Editorial Notes

Page lvi

Ancient and Historical Monuments in the County of Gloucester Iron Age and Romano-British Monuments in the Gloucestershire Cotswolds. Originally published by Her Majesty's Stationery Office, London, 1976.

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For convenience of identification the monuments in the Inventory are grouped (with minor exceptions explained as they occur) under the names of the Civil Parishes in which they now lie. The boundaries of the parishes, as defined on the provisional 6-inch Ordnance Surveys of 1954–61, are shown on a supplementary copy of the general distribution map of monuments, included in the pocket at the end of the volume. Thirty parishes in the Gloucestershire Cotswolds are without relevant monuments so far recognised.

In the text, monuments are located by means of the National Grid (explained inside the covers of O.S. 1-inch maps). Generally, six-figure references are used, permitting location within a square of 100 metres, but eight-figure references (10-metre squares) are given when greater precision is desirable. Altitudes above O.D. are not stated if the information is obtainable from maps or plans in the Inventory. The geology of sites is normally not specified if it is Oolite. A geological map of the area N. and E. of Cirencester appears opposite p. xxiii.

In many parish inventories an opening paragraph gives general information relevant to the Iron Age and Romano-British periods; it also mentions sites and finds which cannot be precisely located. After this the monuments and archaeological sites are listed, each entry being numbered and titled for convenience of reference. It may be that a few of the monuments listed will be shown at some future period to be neither Iron Age nor Romano-British, but they are all included in the present belief that they are one or the other, or both; the term 'undated' means only that there are no small finds to support the assumption. A select bibliography and a list of air photographs follows the entry where appropriate. The N.M.R. has, or has records of, air photographs embracing most of the sites mentioned in the volume.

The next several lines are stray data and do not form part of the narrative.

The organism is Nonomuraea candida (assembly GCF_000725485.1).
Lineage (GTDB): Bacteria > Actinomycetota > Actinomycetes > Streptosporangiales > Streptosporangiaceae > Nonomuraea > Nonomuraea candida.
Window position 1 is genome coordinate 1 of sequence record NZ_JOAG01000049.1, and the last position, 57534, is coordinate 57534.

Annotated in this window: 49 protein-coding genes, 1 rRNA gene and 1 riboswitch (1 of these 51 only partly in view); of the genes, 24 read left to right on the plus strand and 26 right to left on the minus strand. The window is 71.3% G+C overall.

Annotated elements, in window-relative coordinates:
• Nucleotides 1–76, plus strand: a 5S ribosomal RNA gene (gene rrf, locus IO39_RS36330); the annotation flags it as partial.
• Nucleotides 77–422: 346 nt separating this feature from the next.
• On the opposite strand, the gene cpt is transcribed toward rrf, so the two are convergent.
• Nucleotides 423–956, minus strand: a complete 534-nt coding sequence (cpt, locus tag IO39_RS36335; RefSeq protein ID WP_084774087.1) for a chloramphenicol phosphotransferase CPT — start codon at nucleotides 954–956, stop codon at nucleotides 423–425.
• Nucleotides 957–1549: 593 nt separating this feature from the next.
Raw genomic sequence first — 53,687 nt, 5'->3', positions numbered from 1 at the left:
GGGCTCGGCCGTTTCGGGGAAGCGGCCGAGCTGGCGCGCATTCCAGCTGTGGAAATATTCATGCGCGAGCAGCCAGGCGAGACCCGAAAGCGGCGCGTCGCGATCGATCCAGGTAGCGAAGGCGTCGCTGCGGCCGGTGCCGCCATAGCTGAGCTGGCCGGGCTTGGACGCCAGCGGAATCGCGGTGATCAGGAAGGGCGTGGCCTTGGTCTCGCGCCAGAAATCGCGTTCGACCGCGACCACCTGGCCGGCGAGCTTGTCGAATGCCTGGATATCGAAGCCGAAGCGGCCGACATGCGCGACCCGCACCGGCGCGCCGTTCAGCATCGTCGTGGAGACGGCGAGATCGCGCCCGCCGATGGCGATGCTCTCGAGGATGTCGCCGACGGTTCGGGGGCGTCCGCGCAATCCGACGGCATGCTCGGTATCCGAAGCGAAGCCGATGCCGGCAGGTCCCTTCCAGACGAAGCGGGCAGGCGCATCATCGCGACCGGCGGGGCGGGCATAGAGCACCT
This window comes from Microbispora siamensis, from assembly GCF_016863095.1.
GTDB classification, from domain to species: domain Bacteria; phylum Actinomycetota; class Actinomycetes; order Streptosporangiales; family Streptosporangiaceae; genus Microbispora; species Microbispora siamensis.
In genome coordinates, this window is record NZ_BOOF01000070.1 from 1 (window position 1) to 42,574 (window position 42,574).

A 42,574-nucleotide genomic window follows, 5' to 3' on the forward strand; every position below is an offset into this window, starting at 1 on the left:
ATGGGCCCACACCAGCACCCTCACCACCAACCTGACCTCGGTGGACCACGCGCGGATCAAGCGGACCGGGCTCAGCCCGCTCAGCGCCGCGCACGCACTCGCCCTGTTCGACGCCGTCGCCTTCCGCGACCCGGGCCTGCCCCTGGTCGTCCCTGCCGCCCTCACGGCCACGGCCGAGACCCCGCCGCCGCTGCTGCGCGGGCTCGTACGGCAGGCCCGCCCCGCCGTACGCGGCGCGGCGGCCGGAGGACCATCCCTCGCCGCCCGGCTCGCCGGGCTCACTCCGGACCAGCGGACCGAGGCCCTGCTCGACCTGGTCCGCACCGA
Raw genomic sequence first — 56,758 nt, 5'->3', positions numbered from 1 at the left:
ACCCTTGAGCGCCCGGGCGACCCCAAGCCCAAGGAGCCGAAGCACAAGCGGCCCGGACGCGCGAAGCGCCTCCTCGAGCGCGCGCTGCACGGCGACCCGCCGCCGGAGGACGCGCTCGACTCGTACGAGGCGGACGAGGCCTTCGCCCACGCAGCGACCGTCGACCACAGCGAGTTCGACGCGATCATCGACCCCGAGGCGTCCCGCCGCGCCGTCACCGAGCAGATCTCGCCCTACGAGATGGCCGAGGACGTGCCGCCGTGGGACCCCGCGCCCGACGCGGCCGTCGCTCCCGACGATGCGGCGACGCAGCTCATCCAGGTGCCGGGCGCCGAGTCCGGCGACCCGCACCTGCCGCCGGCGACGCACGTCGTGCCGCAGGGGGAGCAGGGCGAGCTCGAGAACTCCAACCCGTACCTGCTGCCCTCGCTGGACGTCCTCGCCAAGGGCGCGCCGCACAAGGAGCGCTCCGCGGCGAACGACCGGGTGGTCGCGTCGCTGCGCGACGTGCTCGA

All maps and plans are orientated with N. at the top of the page. In many parishes the location of sites is indicated by a map at 2½ inches to the mile. Sites revealed by crop-marks on air photographs are mostly illustrated by plans at 6 inches to the mile; a few from which the top-soil has been stripped demand presentation at 1:1250 or 1:2500. As the 6-inch scale hardly admits distinction in widths of ditches etc., certain plates have been included to illustrate the variations. Hill-forts, dykes etc. are presented at 1: 5000 and profiles of these earthworks at 32 ft. to the inch. In hill-fort plans, thick solid lines indicate banks; thin solid lines show edges of ditches or counter-scarp banks; broken lines show the approximate position of former features, now gone; stippled areas are scarps; areas shaded with parallel lines are berms. Plans of most Roman buildings are drawn at 80 ft. to the inch; a few are drawn at 32 ft. to the inch, with an inset plan at 80 ft. to the inch to permit comparison of size. Conversion tables showing Imperial and Metric dimensions will be found on p. 136. While the plans have been redrawn to standard scales, conventions and orientation, the rooms etc. of villas normally retain the numbering or lettering given to them by their excavators. Stippled areas on villa plans denote rooms with mosaic pavements, even though these may be attested only by the presence of unpatterned tesserae; generally the stipple covers the whole area of the room in which mosaics are believed to have existed.